To make continuous shopping a reality, fast fashion retailers release 12 to 15 collections each year. They produce their items in factories within Bangladesh, China and India where labor is cheap and there is a lack of ethical labor law enforcement.
The low-cost production benefits fast fashion companies by keeping consumer prices low, allowing consumers to buy more and more of the company's products, further perpetuating the fast fashion industry.
“The trouble with this [low prices] is that when you make clothes at rock-bottom prices, they become more or less worthless,” Watson wrote.
The most infamous fast fashion culprit, Shein, has led the fashion industry to take second place for the most polluting industry in the world.
According to Green American, 10% of humankind's carbon emissions come from the fashion industry.
Before a clothing company's collection reaches the racks, 35% of the material used to create those garments ends up as trash, according to a report by the fashion industry business network Common Objective.
If each fast fashion company releases a maximum of 15 collections a year, imagine how many millions of textiles are sent to the trash before reaching a store if 35% of the material is discarded.
But you may be asking, isn’t the future of fast fashion dying? Yes. The future of shopping is looking a little more vintage.
According to the 2021 ThredUp report, 40% of thrifters say they are replacing fast fashion purchases with second-hand clothing.
Resale is expected to be more than twice as large as fast fashion by 2030.
The shift from fast fashion to thrifting was not caused by one singular event. As more attention was brought to sweatshops and ethical wages, Gen Z environmental activists, like Mikaela Loach, took to the stage.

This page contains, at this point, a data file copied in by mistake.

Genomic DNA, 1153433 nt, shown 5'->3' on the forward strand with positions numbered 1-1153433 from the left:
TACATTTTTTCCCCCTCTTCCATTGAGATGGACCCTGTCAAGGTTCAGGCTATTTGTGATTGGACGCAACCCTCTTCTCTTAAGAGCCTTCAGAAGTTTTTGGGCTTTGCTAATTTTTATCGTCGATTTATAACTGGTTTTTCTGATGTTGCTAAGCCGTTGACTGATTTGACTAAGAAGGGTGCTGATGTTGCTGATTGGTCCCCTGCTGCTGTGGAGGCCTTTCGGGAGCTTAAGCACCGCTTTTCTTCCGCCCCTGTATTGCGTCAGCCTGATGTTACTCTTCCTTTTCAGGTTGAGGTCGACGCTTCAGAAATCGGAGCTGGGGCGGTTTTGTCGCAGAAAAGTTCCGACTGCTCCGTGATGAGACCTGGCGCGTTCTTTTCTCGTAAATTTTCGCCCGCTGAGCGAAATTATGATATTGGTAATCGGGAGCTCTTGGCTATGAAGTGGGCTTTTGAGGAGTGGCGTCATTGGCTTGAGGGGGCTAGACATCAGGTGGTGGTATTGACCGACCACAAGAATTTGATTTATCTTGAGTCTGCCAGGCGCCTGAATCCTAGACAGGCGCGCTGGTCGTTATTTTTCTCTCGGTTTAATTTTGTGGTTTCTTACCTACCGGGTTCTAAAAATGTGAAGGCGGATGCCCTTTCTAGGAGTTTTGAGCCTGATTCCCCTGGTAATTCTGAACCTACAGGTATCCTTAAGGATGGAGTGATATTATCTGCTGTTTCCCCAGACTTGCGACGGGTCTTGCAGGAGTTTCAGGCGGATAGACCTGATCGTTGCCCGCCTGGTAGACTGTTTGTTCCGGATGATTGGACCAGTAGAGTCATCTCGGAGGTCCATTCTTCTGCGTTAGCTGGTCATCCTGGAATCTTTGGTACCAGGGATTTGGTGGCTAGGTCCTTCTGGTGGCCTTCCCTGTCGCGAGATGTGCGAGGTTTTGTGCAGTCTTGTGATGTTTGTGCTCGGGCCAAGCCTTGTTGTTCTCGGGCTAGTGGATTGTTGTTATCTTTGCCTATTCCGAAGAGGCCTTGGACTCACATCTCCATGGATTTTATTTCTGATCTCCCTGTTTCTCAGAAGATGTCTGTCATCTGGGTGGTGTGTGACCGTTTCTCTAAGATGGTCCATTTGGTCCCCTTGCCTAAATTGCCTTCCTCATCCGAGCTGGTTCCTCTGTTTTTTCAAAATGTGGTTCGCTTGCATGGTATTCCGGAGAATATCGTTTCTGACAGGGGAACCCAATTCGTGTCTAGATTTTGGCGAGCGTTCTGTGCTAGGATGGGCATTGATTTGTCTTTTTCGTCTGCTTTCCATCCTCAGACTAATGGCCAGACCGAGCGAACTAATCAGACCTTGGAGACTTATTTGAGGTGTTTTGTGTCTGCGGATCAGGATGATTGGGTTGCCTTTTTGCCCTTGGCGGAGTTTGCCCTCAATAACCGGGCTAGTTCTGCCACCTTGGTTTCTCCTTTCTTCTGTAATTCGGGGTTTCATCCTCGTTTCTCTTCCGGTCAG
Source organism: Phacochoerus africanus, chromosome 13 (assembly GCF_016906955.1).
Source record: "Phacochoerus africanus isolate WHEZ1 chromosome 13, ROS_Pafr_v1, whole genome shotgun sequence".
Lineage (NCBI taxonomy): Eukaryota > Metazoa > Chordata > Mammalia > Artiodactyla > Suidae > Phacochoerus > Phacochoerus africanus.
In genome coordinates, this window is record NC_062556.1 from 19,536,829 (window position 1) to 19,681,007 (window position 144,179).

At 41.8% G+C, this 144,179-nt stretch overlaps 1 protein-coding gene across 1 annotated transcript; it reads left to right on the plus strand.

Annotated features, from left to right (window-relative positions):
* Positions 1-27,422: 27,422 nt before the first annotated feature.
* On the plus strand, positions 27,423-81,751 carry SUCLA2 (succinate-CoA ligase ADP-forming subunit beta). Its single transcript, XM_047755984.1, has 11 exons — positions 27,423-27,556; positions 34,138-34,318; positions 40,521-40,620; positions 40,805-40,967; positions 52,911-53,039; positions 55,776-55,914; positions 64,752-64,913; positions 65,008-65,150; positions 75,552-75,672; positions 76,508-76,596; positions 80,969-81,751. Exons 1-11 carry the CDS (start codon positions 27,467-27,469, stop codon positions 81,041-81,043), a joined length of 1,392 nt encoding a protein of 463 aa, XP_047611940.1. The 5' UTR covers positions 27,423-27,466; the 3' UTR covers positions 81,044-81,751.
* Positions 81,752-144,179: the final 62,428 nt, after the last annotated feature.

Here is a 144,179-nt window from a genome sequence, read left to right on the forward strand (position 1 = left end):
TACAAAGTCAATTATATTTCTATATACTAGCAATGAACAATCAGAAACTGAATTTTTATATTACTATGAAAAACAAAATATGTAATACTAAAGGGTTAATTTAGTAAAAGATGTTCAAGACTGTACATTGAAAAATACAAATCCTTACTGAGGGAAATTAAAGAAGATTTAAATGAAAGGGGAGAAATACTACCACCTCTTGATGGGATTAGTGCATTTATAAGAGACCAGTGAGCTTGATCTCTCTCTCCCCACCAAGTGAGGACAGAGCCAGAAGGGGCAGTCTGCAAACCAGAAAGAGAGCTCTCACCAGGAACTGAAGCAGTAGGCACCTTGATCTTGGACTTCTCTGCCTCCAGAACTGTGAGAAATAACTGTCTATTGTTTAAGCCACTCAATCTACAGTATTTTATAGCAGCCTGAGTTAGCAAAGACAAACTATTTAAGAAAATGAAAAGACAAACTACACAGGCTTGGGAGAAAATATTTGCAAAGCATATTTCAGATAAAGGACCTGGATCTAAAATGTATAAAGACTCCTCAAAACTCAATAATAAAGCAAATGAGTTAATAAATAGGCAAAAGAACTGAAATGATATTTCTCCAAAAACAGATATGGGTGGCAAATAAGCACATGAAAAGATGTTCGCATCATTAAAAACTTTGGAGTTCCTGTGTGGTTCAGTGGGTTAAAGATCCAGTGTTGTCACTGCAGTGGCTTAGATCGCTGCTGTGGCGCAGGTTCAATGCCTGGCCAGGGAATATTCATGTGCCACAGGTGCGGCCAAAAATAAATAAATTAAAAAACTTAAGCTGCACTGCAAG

Utilizing social media, activists like Loach expressed a greater demand for sustainable and ethical products.
But this was not enough for Gen Z to quit shopping at their favorite malls. As activists protested, some Youtubers, like BestDressed, promoted thrifting by releasing $20 thrift hauls.
These social media influencers planted the idea that thrifting could be cool, which led Gen Z to turn their backs on malls and instead turn to Goodwill.
However, some people still remain divided on whether thrifting is saving or hurting the environment.
Some argue that thrifting is a solution to fast fashion pollution and may soon slay the fast fashion beast.
According to Second Ave Stores, one of thrifting's biggest environmental advantages is that it keeps clothes out of landfills. Discarded clothes sit in landfills for hundreds of years before the process of degradation even begins.
Because a lot of today’s clothes are made out of synthetic material that will not degrade, these clothes tossed into landfills take up a vast amount of space and contribute to the greenhouse gasses plaguing our planet.
Green America says that thrifting reduces the number of textiles sent to landfills by 10 million tons.
On another note, thrifting helps preserve water.
Think of it this way: If making one pair of jeans from scratch uses up to 10,000 liters of water, by purchasing thrifted jeans you are ideally preventing the manufacturing of another pair of jeans, hence saving 10,000 liters of water.
On the surface, these environmental statistics make thrifting seem like the ideal shopping option. However, the reality is that low prices promote a constant consumerization cycle, further linking secondhand shopping towards fast fashion practices.
Next time you hear, “Welcome back to my channel. In today’s video, I am going to be showing you what I got at Goodwill!” evaluate if the person’s use of thrifting helped or hurt the environment.